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Christian Union
February 18, 2015

The Lambs help students grow in grace and truth. 

by Sarah Camp, Contributing Editor

Lamb-family-articleFrom marriage to ministry, Angela (Cornell, BA '99) and Allen (Cornell, BS '00 and MEng'01) Lamb know a good thing when they find it. For example, they met during their freshman year at Cornell and married during the summer between their junior and senior years. Allen was already a Christian when he met Angela; Angela came to faith in Christ at Cornell thanks in part to a suitemate who shared her faith.

The young couple were led to follows Christ's ethos in college as they pursued integrity in courtship and dating, and fidelity in marriage. A supportive community and God's great grace helped them navigate their student years.

Today Allen works in finance at a small private equity firm, and Angela is the Director of the Westside Mount Sinai Dermatology Faculty Practice and Director of Dermatology for the Institute of Family Health. Allen's educational background includes degrees in mechanical engineering and computer science, but he found his vocation in the financial sector after earning an MBA from MIT.

Angela, on the other hand, already knew the career path she was pursuing in medicine, down to her desired field of dermatology, when she arrived at Cornell. Still, she cautions, "it's possible to 'do the right thing' simply by being influenced by a surrounding Christian subculture, which I grew up within in the South." She describes an upbringing that steered her toward what were fundamentally good choices.

But coming to faith in Jesus Christ would profoundly change the "why" behind all her life choices. "Becoming a Christian changed everything; from my perspective on failure and loss, and even impulses toward pride." She reflects, "It makes a difference, knowing you are a sinner and saved by grace."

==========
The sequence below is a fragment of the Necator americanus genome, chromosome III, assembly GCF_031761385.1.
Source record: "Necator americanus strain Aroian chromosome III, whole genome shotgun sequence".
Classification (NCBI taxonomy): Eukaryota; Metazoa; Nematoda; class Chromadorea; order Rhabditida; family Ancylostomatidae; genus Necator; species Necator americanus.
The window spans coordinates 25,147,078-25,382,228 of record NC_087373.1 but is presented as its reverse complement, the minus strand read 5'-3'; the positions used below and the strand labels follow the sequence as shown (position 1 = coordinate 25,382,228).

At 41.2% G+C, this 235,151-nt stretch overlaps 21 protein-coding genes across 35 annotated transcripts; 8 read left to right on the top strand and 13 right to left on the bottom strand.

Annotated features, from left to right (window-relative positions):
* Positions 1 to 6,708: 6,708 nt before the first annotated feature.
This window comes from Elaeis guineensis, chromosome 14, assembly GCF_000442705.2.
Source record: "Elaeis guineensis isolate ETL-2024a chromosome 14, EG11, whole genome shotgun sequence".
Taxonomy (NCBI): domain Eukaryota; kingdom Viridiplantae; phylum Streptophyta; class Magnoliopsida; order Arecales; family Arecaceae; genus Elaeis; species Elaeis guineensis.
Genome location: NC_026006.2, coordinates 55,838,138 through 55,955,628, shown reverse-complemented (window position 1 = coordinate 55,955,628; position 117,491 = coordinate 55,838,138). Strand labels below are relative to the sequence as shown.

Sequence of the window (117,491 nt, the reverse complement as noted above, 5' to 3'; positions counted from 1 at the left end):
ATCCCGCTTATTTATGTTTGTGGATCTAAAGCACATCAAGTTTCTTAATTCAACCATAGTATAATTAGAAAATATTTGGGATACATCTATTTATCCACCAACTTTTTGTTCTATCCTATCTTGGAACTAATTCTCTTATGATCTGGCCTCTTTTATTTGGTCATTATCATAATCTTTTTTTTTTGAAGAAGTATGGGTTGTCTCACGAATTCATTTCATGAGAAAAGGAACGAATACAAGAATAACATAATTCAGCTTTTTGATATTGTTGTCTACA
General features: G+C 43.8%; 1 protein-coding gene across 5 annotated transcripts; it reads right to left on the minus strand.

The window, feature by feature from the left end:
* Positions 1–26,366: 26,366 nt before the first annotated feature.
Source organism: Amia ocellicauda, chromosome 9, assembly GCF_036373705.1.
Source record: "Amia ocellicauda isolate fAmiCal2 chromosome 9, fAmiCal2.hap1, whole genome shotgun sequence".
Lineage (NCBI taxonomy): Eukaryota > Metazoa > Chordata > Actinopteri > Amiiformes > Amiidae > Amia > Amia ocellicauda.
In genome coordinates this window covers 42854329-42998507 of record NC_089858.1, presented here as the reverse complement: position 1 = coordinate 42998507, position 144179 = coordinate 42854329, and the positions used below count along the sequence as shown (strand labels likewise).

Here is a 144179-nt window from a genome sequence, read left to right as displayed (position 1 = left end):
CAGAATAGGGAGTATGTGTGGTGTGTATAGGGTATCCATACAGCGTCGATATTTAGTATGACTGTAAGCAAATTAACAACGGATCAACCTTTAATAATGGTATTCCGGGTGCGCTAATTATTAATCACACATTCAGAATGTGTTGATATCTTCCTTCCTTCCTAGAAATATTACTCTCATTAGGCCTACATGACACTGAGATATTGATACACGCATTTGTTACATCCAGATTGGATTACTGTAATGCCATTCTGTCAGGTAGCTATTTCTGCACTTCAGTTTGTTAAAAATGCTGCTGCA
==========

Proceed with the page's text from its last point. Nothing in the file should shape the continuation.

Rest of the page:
Angela completed her residency training in dermatology at the University of Minnesota and received her medical degree from the Albert Einstein College of Medicine. She has already made significant contributions to her field; she is the recipient of several peer-recognized awards including a Medical Student Mentorship Award from the American Academy of Dermatology; a National Institutes of Health Visiting Student Research Award; and a Medical Student Fellowship from the Women's Dermatologic Society Award, and Marvin Dunn Lectureship.

In addition, Angela has published articles on a range of dermatological topics. Her current interests include healthcare policy and advancing access of dermatology services to underserved communities.

The Lambs have been active in Redeemer Presbyterian Church for the past decade, attending the West Side location. The church's emphasis on knowing and serving neighbors, and blessing and renewing local communities resonates deeply with the Lambs who are intentional in the choice of church campus they attend: "We go to church in the community where we live, and where I practice medicine. We see church members all around the community."

Around the time they began attending Redeemer, Angela picked up a copy of The New York Times and read an article profiling Matt Bennett and Christian Union, the young but growing ministry effort that was tailored to students in the intellectual and social climate of leading universities.